Please forgive me, I will be pasting most of the above into the NYTimes asap.

  33. 433
    Susan Anderson says:

    Well, I get it, the refineries are already up and running in Texas. Just exactly how does building a pipeline from Canada to Texas trump building refineries in Canada? Lack of toxicity?

  34. 434
    Brian Dodge says:

    @ Septic Matthew — 25 Aug 2011 @ 1:30 PM
    “…the global increase in crop yields per ha across 1961 – 1999 were accompanied by a 97% increase in irrigated acreage and 638 %, 203 %, and 854 % increases in use of nitrogen fertilizer, phosphorus fertilizer, and production of pesticides…” http://people.oregonstate.edu/~muirp/agtrends.htm
    Crop yields increased from ~1.2 to ~2.5 Mt/ha in that interval. Wheat yields grew from 2.3 to 2.9 Mt/ha from 1990 to 2010, a much slower rate.
    Figures from http://www.earth-policy.org/data_center/C24 show that a 4.25 fold increase in fertilizer use from the 1961-1966 average to the 2004-2009 average was accompanied by only a 2.6 fold increase in wheat yield(5 yr avgs to reduce noise). If you download http://www.fas.usda.gov/psdonline/circulars/production.pdf, you will find that World wheat harvest fell 5.1%, from 683 Mmt in 2009/2010 to a preliminary estimated 648 Mmt in 2010/2011 (which is just noise, and as meaningless as the rise from 648 Mmt to 672 Mmt estimated for 2010/2011 touted by your link).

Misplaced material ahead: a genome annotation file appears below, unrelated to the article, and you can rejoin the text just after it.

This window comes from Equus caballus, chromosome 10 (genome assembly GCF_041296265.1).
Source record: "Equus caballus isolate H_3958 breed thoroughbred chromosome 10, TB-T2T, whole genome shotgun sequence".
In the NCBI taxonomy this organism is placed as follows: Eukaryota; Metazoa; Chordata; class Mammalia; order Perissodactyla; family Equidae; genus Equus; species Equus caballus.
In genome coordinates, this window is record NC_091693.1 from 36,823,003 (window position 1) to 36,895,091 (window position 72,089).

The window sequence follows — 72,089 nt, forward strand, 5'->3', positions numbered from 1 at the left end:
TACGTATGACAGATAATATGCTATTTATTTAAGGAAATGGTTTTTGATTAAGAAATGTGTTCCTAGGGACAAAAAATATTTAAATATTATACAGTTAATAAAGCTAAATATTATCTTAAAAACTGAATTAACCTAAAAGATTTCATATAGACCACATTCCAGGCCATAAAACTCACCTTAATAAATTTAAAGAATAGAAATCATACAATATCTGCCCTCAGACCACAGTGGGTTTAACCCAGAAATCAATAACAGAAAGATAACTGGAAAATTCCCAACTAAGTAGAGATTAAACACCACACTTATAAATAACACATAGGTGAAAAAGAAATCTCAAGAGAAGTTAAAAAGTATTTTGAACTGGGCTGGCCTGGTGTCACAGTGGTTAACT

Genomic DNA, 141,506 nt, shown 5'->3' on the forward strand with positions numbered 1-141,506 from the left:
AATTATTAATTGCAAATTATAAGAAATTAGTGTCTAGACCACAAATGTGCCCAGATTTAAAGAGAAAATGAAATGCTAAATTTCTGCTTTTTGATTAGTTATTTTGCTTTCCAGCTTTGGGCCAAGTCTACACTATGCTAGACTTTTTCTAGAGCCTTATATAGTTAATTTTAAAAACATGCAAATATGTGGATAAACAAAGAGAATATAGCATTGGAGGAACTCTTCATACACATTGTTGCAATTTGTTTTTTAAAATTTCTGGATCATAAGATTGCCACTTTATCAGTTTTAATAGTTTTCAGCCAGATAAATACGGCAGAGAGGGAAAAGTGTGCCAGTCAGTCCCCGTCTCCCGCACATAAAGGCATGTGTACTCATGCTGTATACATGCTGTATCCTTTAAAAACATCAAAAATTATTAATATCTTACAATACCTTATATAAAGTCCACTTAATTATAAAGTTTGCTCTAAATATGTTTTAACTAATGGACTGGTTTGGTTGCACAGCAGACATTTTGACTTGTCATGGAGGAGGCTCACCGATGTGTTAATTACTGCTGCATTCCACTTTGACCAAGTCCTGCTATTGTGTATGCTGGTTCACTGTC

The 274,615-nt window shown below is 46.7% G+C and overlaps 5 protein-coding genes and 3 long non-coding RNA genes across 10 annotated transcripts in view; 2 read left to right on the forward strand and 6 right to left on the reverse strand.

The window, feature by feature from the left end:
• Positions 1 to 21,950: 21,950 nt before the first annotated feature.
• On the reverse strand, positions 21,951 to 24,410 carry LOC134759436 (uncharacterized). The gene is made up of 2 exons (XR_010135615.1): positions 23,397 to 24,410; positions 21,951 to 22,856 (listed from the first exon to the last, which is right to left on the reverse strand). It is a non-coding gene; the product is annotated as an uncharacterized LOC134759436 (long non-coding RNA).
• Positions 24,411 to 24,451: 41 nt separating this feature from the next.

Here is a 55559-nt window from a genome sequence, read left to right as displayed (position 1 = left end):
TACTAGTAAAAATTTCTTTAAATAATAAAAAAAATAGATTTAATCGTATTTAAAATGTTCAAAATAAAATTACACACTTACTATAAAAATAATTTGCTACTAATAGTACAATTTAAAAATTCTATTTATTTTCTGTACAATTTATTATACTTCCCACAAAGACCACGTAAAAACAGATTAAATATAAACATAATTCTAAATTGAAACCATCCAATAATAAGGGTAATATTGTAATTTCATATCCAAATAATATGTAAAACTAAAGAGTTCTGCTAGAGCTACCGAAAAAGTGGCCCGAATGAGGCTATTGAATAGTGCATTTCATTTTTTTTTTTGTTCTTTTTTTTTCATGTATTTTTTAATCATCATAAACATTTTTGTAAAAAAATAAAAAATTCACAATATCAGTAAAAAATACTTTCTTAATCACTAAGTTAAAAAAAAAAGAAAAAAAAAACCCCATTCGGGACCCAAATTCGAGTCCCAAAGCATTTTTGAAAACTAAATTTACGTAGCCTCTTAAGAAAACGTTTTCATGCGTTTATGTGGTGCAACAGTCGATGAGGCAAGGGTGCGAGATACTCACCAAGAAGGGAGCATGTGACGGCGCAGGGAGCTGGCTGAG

@ Hunt Janin — 26 Aug 2011 @ 8:24 AM
    Your question about Black Swan ice sheet events is sorta like asking “what events do you predict which you can’t predict?” The speed of WAIS collapse, or large nonlinearities in Greenland melt are Grey Swans, seen through a glass darkly.

    I don’t care what reCaptcha says, my pattern recognition is better than any damn computer – and I’m a font junkie as well. What’s the deal with a duplicate comment, when it’s been rejected?

  35. 435
    Brian Dodge says:

    “Just exactly how does building a pipeline from Canada to Texas trump building refineries in Canada?” Susan Anderson — 26 Aug 2011 @ 8:24 PM

    1e6 bbl/day through the Keystone pipeline X $85.30/bbl West Texas Intermediate + $16.25 premium over WTI X 365days = $3.7e10/year. Which means it pays back the 13 billion investment in 4 months – not bad, eh? Not to mention that at the same profit margin, processing Syncrude at $101.55/bbl into $4.35/gal gasoline is better than the current $85.30/bbl yielding $3.65/gal gasoline.